The scale of global e-waste

Today is International e-waste day, which aims to raise awareness of waste electronics. It’s a growing problem, as more people buy phones, laptops and other gadgets, and as they are replaced at a faster rate.

If you average the problem across the global population, 7.6kg of e-waste is created every year for every person on the planet – though of course there are inequalities within that. The UK is among the worst in the world, creating 23kg of e-waste per person per year – second only to Norway. That’s something we need to take some responsibility for, not least because e-waste so often becomes an environmental justice issue.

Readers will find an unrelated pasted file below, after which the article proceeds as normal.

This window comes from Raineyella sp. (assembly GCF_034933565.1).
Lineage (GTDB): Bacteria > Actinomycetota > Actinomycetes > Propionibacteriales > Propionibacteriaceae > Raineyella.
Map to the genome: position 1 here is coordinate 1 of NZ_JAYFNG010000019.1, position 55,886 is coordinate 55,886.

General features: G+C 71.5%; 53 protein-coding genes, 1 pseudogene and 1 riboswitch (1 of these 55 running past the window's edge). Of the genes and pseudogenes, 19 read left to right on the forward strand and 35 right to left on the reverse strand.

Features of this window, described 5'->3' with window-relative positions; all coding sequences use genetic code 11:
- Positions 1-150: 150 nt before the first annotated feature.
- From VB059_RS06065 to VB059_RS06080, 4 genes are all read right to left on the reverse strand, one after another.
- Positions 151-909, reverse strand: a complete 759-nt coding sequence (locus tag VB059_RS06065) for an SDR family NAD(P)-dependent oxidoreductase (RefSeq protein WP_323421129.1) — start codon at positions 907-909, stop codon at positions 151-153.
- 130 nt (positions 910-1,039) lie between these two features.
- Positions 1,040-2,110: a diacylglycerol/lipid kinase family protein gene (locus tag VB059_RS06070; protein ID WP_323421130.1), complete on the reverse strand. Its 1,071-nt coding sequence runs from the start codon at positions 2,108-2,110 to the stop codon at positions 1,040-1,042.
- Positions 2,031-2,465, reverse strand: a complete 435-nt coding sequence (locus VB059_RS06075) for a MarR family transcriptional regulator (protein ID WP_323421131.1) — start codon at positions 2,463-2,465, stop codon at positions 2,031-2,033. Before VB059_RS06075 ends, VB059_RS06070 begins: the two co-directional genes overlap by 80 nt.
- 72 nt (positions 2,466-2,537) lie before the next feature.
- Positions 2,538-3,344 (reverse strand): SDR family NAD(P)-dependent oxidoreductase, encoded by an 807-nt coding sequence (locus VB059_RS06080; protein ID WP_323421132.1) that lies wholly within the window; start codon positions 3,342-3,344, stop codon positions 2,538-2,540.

There are system-wide things we should be doing here to encourage a circular economy. Repair standards are one of those, as I wrote about last week with the ten year smartphone initiative. Rules to prevent planned obsolescence, as France has pioneered. At the personal level, we should try to make things last, repair where we can, and ensure that our gadgets are recycled properly.

MusicMagpie, which re-sells secondhand electronics, has created a series of visuals to help explore the scale of e-waste, and I’ll leave you with their video:


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